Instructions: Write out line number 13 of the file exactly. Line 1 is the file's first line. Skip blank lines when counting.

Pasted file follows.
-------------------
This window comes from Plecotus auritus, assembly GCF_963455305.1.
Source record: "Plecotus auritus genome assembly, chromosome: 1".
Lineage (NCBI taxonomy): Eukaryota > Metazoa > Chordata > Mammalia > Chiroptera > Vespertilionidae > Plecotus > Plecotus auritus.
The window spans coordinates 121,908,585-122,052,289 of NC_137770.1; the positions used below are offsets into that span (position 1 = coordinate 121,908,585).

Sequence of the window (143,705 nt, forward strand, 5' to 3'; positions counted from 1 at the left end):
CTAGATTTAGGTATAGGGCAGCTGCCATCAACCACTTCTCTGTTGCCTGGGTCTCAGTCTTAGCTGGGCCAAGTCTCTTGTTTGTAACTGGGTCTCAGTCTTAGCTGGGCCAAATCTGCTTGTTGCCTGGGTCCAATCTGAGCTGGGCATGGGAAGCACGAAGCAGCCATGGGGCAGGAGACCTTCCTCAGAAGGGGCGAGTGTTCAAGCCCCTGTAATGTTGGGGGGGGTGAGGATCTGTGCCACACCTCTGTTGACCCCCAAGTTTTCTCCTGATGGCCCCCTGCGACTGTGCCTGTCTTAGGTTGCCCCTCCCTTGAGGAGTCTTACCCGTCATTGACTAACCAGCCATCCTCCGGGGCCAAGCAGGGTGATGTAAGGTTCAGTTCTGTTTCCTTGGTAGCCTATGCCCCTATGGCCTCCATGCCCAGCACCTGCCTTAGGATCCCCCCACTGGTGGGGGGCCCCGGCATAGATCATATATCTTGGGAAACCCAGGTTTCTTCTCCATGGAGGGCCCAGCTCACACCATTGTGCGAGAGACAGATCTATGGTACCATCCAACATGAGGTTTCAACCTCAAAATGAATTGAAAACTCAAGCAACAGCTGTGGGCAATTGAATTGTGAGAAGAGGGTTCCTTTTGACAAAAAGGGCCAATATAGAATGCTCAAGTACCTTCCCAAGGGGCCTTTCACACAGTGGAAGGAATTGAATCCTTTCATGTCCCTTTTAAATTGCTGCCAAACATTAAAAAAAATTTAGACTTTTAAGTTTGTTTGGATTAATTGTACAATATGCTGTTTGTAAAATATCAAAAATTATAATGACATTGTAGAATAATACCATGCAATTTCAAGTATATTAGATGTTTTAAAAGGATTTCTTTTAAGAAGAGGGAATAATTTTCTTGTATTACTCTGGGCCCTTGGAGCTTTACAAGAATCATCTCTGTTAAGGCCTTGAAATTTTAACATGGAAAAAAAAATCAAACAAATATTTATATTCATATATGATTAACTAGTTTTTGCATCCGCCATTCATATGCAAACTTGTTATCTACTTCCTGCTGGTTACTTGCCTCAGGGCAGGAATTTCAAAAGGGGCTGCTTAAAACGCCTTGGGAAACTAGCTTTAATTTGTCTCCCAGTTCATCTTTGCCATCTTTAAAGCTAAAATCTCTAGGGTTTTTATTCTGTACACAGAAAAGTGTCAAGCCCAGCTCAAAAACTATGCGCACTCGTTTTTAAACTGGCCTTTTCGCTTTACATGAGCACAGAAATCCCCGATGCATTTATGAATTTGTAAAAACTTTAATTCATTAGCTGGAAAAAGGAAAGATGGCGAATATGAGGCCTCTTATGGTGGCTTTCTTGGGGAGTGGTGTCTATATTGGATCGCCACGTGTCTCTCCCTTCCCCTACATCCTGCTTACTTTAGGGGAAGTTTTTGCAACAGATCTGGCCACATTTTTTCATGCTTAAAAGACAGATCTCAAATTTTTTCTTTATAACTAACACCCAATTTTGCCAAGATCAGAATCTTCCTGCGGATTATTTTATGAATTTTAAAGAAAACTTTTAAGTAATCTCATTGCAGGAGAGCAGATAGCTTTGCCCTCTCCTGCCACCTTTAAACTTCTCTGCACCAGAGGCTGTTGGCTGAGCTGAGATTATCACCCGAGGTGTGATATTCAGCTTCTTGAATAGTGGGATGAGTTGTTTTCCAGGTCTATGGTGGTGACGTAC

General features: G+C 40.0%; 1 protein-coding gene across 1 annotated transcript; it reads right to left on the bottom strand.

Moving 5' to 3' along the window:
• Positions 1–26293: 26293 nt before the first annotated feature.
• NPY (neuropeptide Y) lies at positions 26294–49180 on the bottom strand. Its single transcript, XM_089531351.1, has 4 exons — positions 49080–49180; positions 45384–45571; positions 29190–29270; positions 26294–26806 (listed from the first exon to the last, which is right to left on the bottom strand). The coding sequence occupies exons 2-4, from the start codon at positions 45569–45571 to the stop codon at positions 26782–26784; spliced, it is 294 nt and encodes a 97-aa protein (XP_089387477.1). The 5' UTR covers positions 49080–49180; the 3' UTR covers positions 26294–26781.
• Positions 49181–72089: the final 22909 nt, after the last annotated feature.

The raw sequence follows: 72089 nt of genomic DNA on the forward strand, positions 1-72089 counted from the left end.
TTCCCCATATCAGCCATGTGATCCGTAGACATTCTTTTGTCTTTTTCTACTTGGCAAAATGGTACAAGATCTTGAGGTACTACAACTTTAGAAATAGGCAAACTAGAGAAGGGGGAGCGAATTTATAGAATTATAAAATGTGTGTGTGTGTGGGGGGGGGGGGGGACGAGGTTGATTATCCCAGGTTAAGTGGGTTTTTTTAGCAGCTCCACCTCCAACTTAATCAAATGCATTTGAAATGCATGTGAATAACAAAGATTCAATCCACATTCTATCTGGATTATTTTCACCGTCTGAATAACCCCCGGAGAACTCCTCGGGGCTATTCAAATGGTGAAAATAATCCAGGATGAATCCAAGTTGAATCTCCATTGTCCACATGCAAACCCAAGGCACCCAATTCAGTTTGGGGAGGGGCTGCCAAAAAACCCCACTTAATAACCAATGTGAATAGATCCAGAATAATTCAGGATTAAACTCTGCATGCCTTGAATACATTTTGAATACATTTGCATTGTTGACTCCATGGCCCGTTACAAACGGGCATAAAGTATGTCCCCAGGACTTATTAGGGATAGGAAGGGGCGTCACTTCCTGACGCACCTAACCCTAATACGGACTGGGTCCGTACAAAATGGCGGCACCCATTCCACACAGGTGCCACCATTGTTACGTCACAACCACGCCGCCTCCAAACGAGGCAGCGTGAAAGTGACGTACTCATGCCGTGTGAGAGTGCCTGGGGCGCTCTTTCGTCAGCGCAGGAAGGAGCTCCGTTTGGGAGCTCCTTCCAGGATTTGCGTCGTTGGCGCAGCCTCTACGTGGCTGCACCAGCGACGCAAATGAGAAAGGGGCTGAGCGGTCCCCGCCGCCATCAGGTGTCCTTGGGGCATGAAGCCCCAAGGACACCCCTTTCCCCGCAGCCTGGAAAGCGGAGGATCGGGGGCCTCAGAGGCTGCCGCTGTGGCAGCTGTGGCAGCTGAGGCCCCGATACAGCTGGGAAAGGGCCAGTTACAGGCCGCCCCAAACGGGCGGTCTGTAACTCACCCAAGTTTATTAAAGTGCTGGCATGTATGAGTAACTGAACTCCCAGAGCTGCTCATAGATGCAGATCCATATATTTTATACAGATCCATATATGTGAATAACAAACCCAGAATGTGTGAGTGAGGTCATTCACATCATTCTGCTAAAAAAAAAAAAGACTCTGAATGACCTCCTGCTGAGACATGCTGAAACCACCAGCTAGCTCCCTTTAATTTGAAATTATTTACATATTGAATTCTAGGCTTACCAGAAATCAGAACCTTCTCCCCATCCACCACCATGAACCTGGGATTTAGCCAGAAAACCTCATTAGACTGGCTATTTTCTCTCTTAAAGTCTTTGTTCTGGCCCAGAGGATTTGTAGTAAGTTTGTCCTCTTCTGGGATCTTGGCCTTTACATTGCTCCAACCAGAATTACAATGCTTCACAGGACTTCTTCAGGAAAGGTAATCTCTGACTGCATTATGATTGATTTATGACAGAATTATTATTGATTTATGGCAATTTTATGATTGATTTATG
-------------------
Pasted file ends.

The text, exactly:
TTCCCCATATCAGCCATGTGATCCGTAGACATTCTTTTGTCTTTTTCTACTTGGCAAAATGGTACAAGATCTTGAGGTACTACAACTTTAGAAATAGGCAAACTAGAGAAGGGGGAGCGAATTTATAGAATTATAAAATGTGTGTGTGTGTGGGGGGGGGGGGGGACGAGGTTGATTATCCCAGGTTAAGTGGGTTTTTTTAGCAGCTCCACCTCCAACTTAATCAAATGCATTTGAAATGCATGTGAATAACAAAGATTCAATCCACATTCTATCTGGATTATTTTCACCGTCTGAATAACCCCCGGAGAACTCCTCGGGGCTATTCAAATGGTGAAAATAATCCAGGATGAATCCAAGTTGAATCTCCATTGTCCACATGCAAACCCAAGGCACCCAATTCAGTTTGGGGAGGGGCTGCCAAAAAACCCCACTTAATAACCAATGTGAATAGATCCAGAATAATTCAGGATTAAACTCTGCATGCCTTGAATACATTTTGAATACATTTGCATTGTTGACTCCATGGCCCGTTACAAACGGGCATAAAGTATGTCCCCAGGACTTATTAGGGATAGGAAGGGGCGTCACTTCCTGACGCACCTAACCCTAATACGGACTGGGTCCGTACAAAATGGCGGCACCCATTCCACACAGGTGCCACCATTGTTACGTCACAACCACGCCGCCTCCAAACGAGGCAGCGTGAAAGTGACGTACTCATGCCGTGTGAGAGTGCCTGGGGCGCTCTTTCGTCAGCGCAGGAAGGAGCTCCGTTTGGGAGCTCCTTCCAGGATTTGCGTCGTTGGCGCAGCCTCTACGTGGCTGCACCAGCGACGCAAATGAGAAAGGGGCTGAGCGGTCCCCGCCGCCATCAGGTGTCCTTGGGGCATGAAGCCCCAAGGACACCCCTTTCCCCGCAGCCTGGAAAGCGGAGGATCGGGGGCCTCAGAGGCTGCCGCTGTGGCAGCTGTGGCAGCTGAGGCCCCGATACAGCTGGGAAAGGGCCAGTTACAGGCCGCCCCAAACGGGCGGTCTGTAACTCACCCAAGTTTATTAAAGTGCTGGCATGTATGAGTAACTGAACTCCCAGAGCTGCTCATAGATGCAGATCCATATATTTTATACAGATCCATATATGTGAATAACAAACCCAGAATGTGTGAGTGAGGTCATTCACATCATTCTGCTAAAAAAAAAAAAGACTCTGAATGACCTCCTGCTGAGACATGCTGAAACCACCAGCTAGCTCCCTTTAATTTGAAATTATTTACATATTGAATTCTAGGCTTACCAGAAATCAGAACCTTCTCCCCATCCACCACCATGAACCTGGGATTTAGCCAGAAAACCTCATTAGACTGGCTATTTTCTCTCTTAAAGTCTTTGTTCTGGCCCAGAGGATTTGTAGTAAGTTTGTCCTCTTCTGGGATCTTGGCCTTTACATTGCTCCAACCAGAATTACAATGCTTCACAGGACTTCTTCAGGAAAGGTAATCTCTGACTGCATTATGATTGATTTATGACAGAATTATTATTGATTTATGGCAATTTTATGATTGATTTATG